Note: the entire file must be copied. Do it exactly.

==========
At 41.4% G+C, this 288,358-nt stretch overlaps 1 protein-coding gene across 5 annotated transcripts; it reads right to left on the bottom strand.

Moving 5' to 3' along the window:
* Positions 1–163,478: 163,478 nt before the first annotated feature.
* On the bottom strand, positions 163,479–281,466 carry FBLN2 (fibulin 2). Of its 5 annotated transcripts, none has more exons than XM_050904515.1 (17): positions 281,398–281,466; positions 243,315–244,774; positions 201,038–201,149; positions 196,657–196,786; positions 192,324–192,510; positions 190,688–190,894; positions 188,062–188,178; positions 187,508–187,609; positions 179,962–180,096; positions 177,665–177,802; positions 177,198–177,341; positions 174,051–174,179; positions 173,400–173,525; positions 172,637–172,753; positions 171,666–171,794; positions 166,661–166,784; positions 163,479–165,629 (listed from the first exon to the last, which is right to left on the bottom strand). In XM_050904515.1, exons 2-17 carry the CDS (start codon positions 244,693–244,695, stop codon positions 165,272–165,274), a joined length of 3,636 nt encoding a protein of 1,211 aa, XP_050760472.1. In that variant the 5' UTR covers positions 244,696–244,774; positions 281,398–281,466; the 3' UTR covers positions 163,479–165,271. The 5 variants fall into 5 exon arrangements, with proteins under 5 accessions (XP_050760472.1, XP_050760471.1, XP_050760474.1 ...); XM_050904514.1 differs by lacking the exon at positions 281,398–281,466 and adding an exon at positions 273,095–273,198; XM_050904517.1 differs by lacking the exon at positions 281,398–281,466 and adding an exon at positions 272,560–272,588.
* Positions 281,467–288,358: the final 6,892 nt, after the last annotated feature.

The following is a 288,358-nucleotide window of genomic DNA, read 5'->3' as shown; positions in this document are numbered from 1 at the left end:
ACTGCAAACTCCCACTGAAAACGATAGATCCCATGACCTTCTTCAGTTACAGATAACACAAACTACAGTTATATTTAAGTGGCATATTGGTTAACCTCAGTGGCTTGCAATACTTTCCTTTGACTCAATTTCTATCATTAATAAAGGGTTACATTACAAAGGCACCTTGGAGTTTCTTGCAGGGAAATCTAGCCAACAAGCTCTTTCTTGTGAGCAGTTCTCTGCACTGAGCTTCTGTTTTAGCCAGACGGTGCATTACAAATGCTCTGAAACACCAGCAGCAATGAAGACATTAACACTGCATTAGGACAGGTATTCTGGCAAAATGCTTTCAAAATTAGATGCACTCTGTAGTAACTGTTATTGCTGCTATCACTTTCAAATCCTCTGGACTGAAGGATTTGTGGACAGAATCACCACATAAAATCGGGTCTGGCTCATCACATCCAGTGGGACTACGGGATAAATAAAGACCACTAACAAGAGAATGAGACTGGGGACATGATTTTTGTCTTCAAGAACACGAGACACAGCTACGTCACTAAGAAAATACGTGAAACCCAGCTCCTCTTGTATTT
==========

At 41.4% G+C, this 288,358-nt stretch overlaps 1 protein-coding gene across 5 annotated transcripts; it reads right to left on the bottom strand.

Moving 5' to 3' along the window:
* Positions 1–163,478: 163,478 nt before the first annotated feature.
* On the bottom strand, positions 163,479–281,466 carry FBLN2 (fibulin 2). Of its 5 annotated transcripts, none has more exons than XM_050904515.1 (17): positions 281,398–281,466; positions 243,315–244,774; positions 201,038–201,149; positions 196,657–196,786; positions 192,324–192,510; positions 190,688–190,894; positions 188,062–188,178; positions 187,508–187,609; positions 179,962–180,096; positions 177,665–177,802; positions 177,198–177,341; positions 174,051–174,179; positions 173,400–173,525; positions 172,637–172,753; positions 171,666–171,794; positions 166,661–166,784; positions 163,479–165,629 (listed from the first exon to the last, which is right to left on the bottom strand). In XM_050904515.1, exons 2-17 carry the CDS (start codon positions 244,693–244,695, stop codon positions 165,272–165,274), a joined length of 3,636 nt encoding a protein of 1,211 aa, XP_050760472.1. In that variant the 5' UTR covers positions 244,696–244,774; positions 281,398–281,466; the 3' UTR covers positions 163,479–165,271. The 5 variants fall into 5 exon arrangements, with proteins under 5 accessions (XP_050760472.1, XP_050760471.1, XP_050760474.1 ...); XM_050904514.1 differs by lacking the exon at positions 281,398–281,466 and adding an exon at positions 273,095–273,198; XM_050904517.1 differs by lacking the exon at positions 281,398–281,466 and adding an exon at positions 272,560–272,588.
* Positions 281,467–288,358: the final 6,892 nt, after the last annotated feature.

The following is a 288,358-nucleotide window of genomic DNA, read 5'->3' as shown; positions in this document are numbered from 1 at the left end:
ACTGCAAACTCCCACTGAAAACGATAGATCCCATGACCTTCTTCAGTTACAGATAACACAAACTACAGTTATATTTAAGTGGCATATTGGTTAACCTCAGTGGCTTGCAATACTTTCCTTTGACTCAATTTCTATCATTAATAAAGGGTTACATTACAAAGGCACCTTGGAGTTTCTTGCAGGGAAATCTAGCCAACAAGCTCTTTCTTGTGAGCAGTTCTCTGCACTGAGCTTCTGTTTTAGCCAGACGGTGCATTACAAATGCTCTGAAACACCAGCAGCAATGAAGACATTAACACTGCATTAGGACAGGTATTCTGGCAAAATGCTTTCAAAATTAGATGCACTCTGTAGTAACTGTTATTGCTGCTATCACTTTCAAATCCTCTGGACTGAAGGATTTGTGGACAGAATCACCACATAAAATCGGGTCTGGCTCATCACATCCAGTGGGACTACGGGATAAATAAAGACCACTAACAAGAGAATGAGACTGGGGACATGATTTTTGTCTTCAAGAACACGAGACACAGCTACGTCACTAAGAAAATACGTGAAACCCAGCTCCTCTTGTATTT